Victoria, Queensland and South Australia quickly closed their borders to Sydneysiders and Western Australia barred all NSW residents this week in response to the growing number of cases linked to Avalon and the northern beaches. The restrictions have thrown Christmas travel plans into disarray for many Australians.
The restrictions have been costly to an already battered tourism sector, with TTF chief executive Margy Osmond giving the examples of a Melbourne hotel that had $400,000 in cancellations over the weekend, a Queensland resort losing $500,000 of business and a Sydney restaurant group that had 800 people cancel plans.
“What it does is destroy both traveller and industry confidence when we have no certainty around how these decisions will be made,” she said.
However, with new case numbers dropping to single digits on Tuesday, the federal government is urging the states to reopen to NSW as quickly as possible.
Simon Birmingham, on his final day as tourism minister, said border closures had been a fraught issue all year and had been kept in place longer than necessary.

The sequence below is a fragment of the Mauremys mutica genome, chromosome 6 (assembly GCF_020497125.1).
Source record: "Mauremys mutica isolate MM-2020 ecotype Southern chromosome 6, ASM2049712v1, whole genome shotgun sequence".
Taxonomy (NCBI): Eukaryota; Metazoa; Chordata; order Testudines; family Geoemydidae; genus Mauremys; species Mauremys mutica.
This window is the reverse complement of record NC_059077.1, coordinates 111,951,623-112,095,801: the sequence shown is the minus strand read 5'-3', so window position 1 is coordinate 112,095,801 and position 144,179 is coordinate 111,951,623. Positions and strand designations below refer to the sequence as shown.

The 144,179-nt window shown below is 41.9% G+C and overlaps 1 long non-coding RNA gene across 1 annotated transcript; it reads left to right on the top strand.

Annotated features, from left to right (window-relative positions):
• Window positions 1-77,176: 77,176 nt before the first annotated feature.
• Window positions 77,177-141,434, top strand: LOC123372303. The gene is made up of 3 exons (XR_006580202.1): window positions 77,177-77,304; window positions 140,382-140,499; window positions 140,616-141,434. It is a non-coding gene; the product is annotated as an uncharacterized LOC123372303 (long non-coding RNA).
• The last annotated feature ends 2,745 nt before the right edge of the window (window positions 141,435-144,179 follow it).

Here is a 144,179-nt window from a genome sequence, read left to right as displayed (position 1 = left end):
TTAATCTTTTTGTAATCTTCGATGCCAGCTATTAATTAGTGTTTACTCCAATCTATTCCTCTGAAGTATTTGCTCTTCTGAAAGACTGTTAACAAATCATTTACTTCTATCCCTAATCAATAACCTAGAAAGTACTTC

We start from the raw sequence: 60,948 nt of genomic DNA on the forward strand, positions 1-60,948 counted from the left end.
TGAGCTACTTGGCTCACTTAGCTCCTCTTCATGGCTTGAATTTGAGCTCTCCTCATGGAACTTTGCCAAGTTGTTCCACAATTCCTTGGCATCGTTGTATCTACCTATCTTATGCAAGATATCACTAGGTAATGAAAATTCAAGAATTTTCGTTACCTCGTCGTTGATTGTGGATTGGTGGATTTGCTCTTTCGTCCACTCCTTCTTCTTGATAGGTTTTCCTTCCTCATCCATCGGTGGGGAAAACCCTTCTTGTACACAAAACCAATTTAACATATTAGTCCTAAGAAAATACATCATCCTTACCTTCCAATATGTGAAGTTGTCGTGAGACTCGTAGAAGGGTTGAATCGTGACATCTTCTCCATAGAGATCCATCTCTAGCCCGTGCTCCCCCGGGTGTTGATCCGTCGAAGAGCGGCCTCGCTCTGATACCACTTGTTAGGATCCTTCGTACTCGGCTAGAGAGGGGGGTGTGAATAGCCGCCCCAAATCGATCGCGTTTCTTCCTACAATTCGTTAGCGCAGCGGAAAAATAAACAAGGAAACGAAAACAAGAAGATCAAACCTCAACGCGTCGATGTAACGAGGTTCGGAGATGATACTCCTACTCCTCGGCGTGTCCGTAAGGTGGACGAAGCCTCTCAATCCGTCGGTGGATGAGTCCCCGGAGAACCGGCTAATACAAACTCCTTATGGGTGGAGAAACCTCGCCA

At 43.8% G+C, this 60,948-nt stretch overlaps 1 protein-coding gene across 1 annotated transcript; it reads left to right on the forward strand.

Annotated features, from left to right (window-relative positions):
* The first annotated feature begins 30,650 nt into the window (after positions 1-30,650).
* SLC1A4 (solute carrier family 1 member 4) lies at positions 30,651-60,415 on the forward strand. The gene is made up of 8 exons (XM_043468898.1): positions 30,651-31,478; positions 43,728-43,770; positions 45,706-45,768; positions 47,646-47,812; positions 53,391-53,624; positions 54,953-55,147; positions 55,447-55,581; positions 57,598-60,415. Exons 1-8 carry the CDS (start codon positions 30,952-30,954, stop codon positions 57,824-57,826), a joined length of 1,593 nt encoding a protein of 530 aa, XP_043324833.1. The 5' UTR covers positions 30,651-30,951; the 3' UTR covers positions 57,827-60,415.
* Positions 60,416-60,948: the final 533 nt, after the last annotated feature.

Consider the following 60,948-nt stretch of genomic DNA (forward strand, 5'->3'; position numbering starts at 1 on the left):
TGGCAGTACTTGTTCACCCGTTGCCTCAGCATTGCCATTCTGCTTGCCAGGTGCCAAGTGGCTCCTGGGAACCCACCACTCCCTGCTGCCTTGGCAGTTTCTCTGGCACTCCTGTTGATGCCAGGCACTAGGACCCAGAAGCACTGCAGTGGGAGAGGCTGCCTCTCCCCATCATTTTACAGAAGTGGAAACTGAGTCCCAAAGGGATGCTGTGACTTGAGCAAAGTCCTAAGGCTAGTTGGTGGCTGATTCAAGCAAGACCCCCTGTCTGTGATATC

“What I’d urge states and territories who have now put them in place to do is to keep an open mind and let’s see whether NSW, as they’ve done so many times before in terms of crushing this cluster and successfully getting on top of the virus, can do so again,” he told Nine’s Today Show. “And if they can then we ought to see the borders reopen and reopen as quickly as possible.”
The Commonwealth had wanted states and territories to agree in September to a national hotspot definition both to trigger and ease restrictions such as border closures, but Prime Minister Scott Morrison failed to convince other leaders to sign up. He said on Monday he was still open to having that discussion but the states had made their views clear about the importance of retaining their decision-making powers.
Ms Osmond said the response to the Avalon outbreak should be a “massive wake-up call” to people not to be complacent about the tourism industry.
“There is no way under any circumstances that our industry can recover until the international borders are open. So any fluctuation, unreliability or lack of certainty in the domestic marketplace means we might struggle to have a tourism industry this time next year,” she said.
“I think that’s a pretty compelling reason for getting everybody around the table again and having another go at this.”
Meanwhile, Deputy Prime Minister Michael McCormack warned people from Sydney they should stay at home.
“We don’t want them coming to regional areas and infecting people who have largely kept COVID-free,” he said.
Katina Curtis is a political reporter for The Sydney Morning Herald and The Age, based at Parliament House in Canberra.